There is a commonly held misconception in southern California that our area is naturally lush and green, mainly due to the exposure to large amounts of landscaping in private residences. While the area is more temperate than Nevada which is a classic desert environment, we are still far from a lush and tropical paradise. The fact of the matter is that there is not an adequate amount of precipitation here yearly to grow grasses naturally in abundance, and the green grass that you see in most homes would not survive without artificial watering. While this is typically not an issue, it becomes quite problematic when there are shortages of water that threaten the reserves that are necessary to assure drinking water for people and animals. We must put people first, even if it means that we must watch our lawns turn brown in the heat, because wasting water to make a green lawn in a desert is not responsible. While watering restrictions force residents to stop watering their lawns, it is probably time for us as a culture to begin to rethink our landscaping choices.
You have many options at your disposal which will conserve water while still making your landscaping look spectacular. These methods of landscape design have evolved over the years as a result of water shortages in desert communities, and have redefined what is traditionally thought of as a yard space. In the past, if you did not have grass you were going to appear different than every other house on the block, but today people are embracing low-water landscaping techniques for many reasons ranging from conservation to simple low-maintenance. In a nutshell, even if you are not concerned about conserving water you are probably attracted by the fact that you do not have to spend your time and money maintaining your yard space. You can simply install the elements that you enjoy and then spend your time enjoying them.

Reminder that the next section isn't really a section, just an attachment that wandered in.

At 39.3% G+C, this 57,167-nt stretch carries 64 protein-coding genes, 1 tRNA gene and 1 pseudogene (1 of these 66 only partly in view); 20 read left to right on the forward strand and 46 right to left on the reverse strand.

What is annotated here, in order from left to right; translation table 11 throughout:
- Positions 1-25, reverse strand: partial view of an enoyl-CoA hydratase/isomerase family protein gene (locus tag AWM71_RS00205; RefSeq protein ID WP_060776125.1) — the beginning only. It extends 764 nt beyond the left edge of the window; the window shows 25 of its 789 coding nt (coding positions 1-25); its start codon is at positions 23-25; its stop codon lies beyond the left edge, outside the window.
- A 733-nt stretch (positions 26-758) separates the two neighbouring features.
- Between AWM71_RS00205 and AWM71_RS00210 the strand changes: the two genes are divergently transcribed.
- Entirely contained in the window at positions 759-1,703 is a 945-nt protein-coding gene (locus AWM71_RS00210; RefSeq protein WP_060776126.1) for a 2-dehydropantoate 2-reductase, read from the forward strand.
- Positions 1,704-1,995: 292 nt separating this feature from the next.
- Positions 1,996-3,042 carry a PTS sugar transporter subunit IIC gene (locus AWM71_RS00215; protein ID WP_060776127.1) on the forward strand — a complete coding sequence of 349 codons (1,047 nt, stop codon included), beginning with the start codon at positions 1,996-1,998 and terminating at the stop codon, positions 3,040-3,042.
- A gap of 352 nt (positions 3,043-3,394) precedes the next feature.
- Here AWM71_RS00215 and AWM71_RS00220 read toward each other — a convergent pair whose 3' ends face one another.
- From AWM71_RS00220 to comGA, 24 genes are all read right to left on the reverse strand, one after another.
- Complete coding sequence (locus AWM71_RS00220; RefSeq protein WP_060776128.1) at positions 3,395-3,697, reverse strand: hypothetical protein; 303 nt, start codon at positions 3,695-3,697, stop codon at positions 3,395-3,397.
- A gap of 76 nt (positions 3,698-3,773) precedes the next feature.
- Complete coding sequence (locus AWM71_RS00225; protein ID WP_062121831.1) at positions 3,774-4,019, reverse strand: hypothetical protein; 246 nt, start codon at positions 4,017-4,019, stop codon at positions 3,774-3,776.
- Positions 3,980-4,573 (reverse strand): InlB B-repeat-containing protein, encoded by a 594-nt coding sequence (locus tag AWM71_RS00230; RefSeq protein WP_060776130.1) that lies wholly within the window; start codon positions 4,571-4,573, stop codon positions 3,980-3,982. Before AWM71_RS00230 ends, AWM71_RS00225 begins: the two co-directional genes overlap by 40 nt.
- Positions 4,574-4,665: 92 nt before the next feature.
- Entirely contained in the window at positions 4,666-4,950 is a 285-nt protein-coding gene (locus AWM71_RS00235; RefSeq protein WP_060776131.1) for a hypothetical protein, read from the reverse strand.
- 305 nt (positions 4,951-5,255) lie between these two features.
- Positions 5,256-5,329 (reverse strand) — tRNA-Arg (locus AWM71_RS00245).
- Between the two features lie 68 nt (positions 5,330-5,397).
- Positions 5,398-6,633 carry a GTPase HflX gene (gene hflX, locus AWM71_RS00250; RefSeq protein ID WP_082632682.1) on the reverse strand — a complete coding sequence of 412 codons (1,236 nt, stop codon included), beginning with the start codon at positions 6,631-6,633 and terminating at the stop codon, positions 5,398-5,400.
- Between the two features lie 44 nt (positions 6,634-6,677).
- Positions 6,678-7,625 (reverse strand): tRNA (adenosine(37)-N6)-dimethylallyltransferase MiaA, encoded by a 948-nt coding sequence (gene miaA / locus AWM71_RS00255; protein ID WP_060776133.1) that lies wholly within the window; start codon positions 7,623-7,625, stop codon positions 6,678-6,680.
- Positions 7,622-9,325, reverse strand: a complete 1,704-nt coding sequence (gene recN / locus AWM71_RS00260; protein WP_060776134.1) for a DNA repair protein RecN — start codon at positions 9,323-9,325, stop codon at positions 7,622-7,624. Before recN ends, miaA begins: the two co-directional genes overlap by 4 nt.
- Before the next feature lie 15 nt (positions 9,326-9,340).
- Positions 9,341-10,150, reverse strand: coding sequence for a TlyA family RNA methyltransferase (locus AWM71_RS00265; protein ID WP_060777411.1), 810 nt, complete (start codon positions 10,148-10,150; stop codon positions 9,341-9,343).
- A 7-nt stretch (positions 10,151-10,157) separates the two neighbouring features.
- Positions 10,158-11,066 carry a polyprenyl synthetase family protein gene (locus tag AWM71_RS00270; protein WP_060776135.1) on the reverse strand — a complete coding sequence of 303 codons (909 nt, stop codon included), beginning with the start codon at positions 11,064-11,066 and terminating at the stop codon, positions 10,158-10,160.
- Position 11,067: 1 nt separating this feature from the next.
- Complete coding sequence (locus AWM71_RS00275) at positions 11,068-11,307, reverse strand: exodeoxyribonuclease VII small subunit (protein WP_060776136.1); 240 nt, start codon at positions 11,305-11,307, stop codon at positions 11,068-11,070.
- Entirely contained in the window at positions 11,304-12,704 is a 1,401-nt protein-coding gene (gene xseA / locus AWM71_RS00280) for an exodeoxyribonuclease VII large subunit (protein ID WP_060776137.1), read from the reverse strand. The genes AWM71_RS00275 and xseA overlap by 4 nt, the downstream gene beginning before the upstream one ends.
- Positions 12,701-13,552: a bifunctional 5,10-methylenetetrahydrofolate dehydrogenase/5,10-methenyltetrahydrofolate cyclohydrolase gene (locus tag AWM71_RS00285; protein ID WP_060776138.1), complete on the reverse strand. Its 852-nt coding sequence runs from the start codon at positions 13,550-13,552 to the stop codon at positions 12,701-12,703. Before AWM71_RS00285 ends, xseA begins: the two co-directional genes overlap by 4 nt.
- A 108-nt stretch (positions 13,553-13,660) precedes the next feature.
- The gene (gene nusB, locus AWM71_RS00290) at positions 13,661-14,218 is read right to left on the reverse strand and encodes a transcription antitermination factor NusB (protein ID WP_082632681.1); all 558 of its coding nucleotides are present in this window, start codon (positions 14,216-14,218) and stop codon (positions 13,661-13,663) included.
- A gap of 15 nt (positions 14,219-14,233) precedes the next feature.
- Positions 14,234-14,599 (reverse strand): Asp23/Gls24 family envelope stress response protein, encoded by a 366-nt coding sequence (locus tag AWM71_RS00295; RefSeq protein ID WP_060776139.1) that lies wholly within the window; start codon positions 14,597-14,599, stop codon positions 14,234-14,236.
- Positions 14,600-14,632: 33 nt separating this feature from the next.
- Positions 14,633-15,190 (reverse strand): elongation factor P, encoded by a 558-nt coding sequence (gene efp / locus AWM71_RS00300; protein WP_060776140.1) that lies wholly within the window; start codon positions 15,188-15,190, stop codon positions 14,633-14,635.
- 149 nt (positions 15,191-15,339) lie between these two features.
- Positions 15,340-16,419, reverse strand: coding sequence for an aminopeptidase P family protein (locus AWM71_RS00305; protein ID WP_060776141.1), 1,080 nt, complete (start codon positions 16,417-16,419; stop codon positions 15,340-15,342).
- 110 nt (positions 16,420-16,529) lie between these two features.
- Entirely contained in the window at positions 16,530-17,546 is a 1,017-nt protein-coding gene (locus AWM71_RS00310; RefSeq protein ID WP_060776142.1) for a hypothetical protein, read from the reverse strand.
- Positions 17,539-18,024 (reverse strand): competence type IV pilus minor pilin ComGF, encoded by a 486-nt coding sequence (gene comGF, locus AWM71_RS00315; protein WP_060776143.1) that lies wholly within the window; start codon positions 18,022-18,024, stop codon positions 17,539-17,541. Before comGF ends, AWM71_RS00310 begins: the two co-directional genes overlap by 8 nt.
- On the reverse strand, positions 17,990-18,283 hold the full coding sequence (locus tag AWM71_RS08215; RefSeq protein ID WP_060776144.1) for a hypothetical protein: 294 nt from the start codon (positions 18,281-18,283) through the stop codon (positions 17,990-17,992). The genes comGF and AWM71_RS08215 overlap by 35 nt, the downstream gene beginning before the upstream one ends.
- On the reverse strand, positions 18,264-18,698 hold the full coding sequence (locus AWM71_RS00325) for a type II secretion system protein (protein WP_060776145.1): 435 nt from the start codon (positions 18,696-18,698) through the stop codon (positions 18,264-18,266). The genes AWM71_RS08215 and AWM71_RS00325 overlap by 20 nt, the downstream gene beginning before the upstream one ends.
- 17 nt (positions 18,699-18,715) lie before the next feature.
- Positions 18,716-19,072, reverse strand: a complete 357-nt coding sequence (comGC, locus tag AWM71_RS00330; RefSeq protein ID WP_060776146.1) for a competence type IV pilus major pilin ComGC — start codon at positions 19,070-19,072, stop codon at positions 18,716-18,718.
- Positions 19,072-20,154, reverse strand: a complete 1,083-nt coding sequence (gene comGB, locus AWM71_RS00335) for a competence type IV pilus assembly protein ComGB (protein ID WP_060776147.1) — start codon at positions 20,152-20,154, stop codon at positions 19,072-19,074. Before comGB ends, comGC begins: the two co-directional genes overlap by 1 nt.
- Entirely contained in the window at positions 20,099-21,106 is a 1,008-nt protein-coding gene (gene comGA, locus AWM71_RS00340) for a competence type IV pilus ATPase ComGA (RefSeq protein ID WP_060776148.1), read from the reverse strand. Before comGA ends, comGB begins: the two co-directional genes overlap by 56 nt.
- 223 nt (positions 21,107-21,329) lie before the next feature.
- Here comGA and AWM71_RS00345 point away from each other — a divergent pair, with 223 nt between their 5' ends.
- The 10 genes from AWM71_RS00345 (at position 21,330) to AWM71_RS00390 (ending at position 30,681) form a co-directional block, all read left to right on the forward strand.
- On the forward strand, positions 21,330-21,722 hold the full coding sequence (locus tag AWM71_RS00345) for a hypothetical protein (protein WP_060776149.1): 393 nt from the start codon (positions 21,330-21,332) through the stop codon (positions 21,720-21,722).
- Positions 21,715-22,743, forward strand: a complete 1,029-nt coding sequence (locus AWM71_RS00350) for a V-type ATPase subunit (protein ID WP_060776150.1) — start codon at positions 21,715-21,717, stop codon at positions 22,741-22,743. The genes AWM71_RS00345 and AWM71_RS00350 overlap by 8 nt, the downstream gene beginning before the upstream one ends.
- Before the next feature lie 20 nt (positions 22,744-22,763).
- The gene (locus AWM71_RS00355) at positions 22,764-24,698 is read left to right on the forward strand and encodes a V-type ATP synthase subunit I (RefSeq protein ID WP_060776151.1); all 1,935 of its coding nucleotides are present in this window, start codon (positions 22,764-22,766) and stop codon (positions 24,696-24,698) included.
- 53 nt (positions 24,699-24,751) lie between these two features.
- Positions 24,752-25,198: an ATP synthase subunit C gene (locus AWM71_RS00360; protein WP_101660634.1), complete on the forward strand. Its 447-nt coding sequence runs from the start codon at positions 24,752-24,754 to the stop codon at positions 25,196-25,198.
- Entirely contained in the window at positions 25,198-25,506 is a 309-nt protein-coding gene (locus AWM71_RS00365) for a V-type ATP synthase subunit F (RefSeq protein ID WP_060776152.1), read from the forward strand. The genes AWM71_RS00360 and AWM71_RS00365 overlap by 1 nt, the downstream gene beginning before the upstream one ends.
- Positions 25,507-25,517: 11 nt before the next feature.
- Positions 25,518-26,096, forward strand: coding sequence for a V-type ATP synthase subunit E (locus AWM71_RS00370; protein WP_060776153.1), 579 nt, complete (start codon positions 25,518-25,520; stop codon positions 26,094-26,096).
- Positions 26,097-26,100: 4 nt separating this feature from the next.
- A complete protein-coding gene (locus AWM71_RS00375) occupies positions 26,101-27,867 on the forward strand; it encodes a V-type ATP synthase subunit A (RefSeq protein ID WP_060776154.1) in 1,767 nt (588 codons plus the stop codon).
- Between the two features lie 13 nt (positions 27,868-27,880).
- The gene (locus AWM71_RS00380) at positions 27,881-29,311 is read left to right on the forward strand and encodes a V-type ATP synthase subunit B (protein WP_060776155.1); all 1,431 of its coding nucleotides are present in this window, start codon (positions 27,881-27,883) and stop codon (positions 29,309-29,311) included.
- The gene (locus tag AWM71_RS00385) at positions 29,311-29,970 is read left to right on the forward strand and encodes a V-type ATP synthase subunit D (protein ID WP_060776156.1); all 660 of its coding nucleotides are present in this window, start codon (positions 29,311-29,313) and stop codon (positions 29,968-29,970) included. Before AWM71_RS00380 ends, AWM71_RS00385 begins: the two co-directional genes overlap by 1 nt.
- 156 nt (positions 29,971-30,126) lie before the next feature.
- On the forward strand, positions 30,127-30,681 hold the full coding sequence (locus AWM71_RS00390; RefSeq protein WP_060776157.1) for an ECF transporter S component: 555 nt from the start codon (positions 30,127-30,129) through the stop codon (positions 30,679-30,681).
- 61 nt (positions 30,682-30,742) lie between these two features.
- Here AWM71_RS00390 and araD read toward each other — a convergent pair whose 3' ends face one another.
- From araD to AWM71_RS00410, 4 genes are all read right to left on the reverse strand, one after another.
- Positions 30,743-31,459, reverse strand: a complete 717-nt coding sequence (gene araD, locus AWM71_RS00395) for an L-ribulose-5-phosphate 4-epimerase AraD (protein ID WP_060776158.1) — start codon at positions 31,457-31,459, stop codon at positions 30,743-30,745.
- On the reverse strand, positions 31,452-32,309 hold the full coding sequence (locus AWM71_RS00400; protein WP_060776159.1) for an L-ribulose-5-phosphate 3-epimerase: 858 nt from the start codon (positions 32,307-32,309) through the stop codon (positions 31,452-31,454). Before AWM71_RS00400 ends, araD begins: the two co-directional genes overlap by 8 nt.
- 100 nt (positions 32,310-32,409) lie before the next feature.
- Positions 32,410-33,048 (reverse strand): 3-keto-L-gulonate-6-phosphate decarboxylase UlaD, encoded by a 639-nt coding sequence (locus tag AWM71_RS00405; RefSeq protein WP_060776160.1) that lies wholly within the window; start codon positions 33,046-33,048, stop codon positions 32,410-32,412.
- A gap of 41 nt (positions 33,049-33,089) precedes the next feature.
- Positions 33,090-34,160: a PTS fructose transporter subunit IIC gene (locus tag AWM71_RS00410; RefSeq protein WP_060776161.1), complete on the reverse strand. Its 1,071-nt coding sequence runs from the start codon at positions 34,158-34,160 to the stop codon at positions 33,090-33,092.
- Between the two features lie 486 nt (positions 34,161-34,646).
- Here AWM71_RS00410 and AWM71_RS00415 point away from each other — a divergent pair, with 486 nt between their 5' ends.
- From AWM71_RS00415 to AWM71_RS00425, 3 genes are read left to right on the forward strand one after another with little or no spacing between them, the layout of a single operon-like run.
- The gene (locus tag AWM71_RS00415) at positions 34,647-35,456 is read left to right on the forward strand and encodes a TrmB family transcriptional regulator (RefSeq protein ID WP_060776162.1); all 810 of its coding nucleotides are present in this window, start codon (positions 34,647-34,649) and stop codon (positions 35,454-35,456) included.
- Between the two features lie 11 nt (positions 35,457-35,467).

The main techniques that are generally used to provide dramatic landscapes that do not use much water are desert landscaping, which is the utilization of elements from low water environments in a way that creates dramatic effects. This will generally mean the use of cacti and rocks, with levels being created by shaping the raw ground underneath. The ground is then covered with a unifying element like crushed rock in order to create a clean and colorful look. Xeriscaping goes one step further, using no water at all in it’s construction. Pavers and walls are often used in xeriscaping plans to create drama, as well as lighting. For those who still enjoy the look of grass, many are moving to the use of synthetic grass products as ground coverings. These “carpets of grass” are staked securely to a prepared surface in order to perfectly simulate the look and feel of grass, without the need for water or maintenance. The soft surface and clean look of these types of landscapes create a perfect environment that is ecologically friendly and also saves time and money. If you would like to learn more about low to no water landscaping, contact us today.